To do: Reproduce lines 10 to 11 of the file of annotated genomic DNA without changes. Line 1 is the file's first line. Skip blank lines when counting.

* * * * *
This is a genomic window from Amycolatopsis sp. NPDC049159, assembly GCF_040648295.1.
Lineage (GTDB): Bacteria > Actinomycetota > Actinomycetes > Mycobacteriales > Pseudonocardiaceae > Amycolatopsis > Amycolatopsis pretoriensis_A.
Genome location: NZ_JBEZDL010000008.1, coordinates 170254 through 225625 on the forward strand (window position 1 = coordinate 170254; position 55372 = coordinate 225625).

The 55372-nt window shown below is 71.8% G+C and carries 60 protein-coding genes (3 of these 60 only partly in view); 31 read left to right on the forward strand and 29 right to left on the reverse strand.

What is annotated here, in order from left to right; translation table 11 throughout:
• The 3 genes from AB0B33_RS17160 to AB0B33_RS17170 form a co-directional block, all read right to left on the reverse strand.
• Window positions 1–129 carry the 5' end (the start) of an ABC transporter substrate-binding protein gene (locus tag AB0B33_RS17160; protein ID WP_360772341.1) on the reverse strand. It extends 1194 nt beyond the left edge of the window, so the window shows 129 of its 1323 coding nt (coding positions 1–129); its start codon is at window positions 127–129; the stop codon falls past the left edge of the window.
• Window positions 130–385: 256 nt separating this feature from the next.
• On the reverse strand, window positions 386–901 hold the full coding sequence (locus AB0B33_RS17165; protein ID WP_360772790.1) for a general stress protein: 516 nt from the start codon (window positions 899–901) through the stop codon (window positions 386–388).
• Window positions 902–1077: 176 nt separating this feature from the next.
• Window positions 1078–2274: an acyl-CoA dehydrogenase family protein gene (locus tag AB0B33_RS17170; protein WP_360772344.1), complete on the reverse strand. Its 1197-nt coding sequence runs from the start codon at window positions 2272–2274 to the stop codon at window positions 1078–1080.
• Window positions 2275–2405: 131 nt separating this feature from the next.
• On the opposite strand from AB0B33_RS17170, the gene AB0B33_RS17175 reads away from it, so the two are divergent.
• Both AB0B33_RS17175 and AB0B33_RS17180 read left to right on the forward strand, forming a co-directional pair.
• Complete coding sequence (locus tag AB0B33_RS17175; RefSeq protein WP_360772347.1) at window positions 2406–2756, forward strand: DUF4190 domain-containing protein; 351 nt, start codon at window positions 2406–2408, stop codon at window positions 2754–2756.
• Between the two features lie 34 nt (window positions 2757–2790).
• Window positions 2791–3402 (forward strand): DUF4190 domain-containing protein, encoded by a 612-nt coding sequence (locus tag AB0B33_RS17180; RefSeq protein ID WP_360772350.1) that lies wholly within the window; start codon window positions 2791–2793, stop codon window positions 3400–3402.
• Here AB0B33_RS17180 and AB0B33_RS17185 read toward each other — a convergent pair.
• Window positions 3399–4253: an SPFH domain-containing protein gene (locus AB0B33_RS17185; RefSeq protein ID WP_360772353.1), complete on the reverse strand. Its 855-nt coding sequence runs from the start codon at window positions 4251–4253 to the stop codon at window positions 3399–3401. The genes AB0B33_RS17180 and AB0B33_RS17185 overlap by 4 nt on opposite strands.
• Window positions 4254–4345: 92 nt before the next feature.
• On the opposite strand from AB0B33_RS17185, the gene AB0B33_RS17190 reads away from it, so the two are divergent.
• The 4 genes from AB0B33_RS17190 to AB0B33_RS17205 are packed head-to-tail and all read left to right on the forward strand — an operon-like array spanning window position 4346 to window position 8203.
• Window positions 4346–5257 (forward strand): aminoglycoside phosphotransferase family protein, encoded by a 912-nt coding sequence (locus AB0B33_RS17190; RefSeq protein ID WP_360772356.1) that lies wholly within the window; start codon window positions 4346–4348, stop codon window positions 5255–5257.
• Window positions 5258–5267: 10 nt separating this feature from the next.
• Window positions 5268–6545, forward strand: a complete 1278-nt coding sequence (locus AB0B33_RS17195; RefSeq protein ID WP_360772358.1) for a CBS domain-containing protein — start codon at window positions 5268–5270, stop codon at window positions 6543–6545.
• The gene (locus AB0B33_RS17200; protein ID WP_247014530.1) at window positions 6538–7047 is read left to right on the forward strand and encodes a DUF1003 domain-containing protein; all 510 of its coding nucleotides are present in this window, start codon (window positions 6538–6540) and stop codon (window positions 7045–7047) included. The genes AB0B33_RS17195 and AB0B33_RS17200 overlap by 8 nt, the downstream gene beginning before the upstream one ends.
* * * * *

• Window positions 902–1077: 176 nt separating this feature from the next.
• Window positions 1078–2274: an acyl-CoA dehydrogenase family protein gene (locus tag AB0B33_RS17170; protein WP_360772344.1), complete on the reverse strand. Its 1197-nt coding sequence runs from the start codon at window positions 2272–2274 to the stop codon at window positions 1078–1080.